Last night, I reviewed the movie Bully that we are showing tomorrow night. For me, I think it is one of the most important movies that has come out in a long time. Though, like most important movies, it is not easy at times to watch. Listening to parents of children who killed themselves, to watch bullying happening and seeing the reaction of “Boys will be Boys,” and things like that get your blood boiling, especially when you see the route of the problem.
The relationship between the bully and the victim is many things, but often is one of power. To be a bully an individual has to make a conscious choice that they are entitled to something. Sometimes it is attention, others it is respect, sometimes it is even stuff, but this entitlement places the Bully in the position, because of their status, where they can pass judgment on another person and label them to be weaker or vulnerable to an attack.
In one scene in the movie, we even see where the Bully claims that the child deserves the bullying, and actually, the bullied child begins to relate to the bullying as normal. In fact, at one point, you see the child look to be bullied by “his Friends.” The difficult part of the movie for me was the fact that I knew the emotions and the first time I saw it a groundswell of all those old emotions came running back. It surprised me on two levels; first, how real those emotions were, and, second, how I had learned to cope with them.
About the time of my most intense bullying, we were studying the writings of Paul at church. At the end of Romans 14 and 15 Paul talks about the community of Faith and a problem that the churches were facing, and a problem that the churches will continue to face until the second coming of Christ, and that is Bullying. Well, they did not use that term, but the issue is how we are a community together; how we live to build each other up not how we turn to tear each other down.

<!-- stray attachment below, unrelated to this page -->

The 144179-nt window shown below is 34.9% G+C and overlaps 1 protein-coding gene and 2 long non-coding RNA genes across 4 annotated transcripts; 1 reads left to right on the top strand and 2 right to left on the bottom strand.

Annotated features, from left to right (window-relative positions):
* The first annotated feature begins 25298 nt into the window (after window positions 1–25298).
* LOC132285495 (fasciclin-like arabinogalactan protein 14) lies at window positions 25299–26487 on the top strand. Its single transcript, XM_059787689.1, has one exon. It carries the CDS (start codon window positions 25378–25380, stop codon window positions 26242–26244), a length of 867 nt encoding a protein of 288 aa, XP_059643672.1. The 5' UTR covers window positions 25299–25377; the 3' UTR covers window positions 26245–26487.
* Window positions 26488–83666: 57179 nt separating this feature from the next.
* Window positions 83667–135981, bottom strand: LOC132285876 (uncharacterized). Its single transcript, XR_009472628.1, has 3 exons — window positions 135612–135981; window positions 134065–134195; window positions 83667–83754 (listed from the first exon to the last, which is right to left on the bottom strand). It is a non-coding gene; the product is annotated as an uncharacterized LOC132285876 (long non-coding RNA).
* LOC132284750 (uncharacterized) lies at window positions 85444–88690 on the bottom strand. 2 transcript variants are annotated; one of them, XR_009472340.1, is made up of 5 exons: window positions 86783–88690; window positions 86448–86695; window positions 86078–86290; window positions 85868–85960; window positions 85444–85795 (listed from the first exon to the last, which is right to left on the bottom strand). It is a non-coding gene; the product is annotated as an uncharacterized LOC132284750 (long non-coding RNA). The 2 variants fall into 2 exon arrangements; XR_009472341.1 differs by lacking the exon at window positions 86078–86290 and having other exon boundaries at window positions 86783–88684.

15 We who are strong ought to put up with the failings of the weak, and not to please ourselves. 2 Each of us must please our neighbor for the good purpose of building up the neighbor. 3 For Christ did not please himself; but, as it is written, “The insults of those who insult you have fallen on me.” 4 For whatever was written in former days was written for our instruction, so that by steadfastness and by the encouragement of the scriptures we might have hope. 5 May the God of steadfastness and encouragement grant you to live in harmony with one another, in accordance with Christ Jesus, 6 so that together you may with one voice glorify the God and Father of our Lord Jesus Christ. 
The problem the early church was having was that the people were living in the human nature to tear someone down in order to gain power. Instead of lifting each other up in love, the early church often found itself creating tests and hurdles; we might call this hazing. Paul gives this example in Romans 14:13-23, whereas the community would give “tests” to other's faithfulness by threatening the kosher law. As Paul lays out, if keeping kosher is integral to the faithfulness of the individual, don’t make them eat something that is not kosher. While the reader and leader know that through Christ, all things are clean, it is not our place to force our practice onto another, which will make them stumble or even fall away from God altogether.
The reality of bullying is that once you step away from school you do not necessarily step away from the bully culture. This is not a new thing but something that goes back to Christ’s time and before. However, as Christians and people of faith, our call and our mission is to look for ways to build each other up. Not to pick at the weakest point but strive to celebrate the strong areas. More than anything, we are called to treat each other with Love and respect, as God treats us.
I hope that you will be able to join us for the movie tonight.
 The Holy Bible: New Revised Standard Version. 1989 (Ro 15:1–6). Nashville: Thomas Nelson Publishers.
Rev. Dr. Bryan James Franzen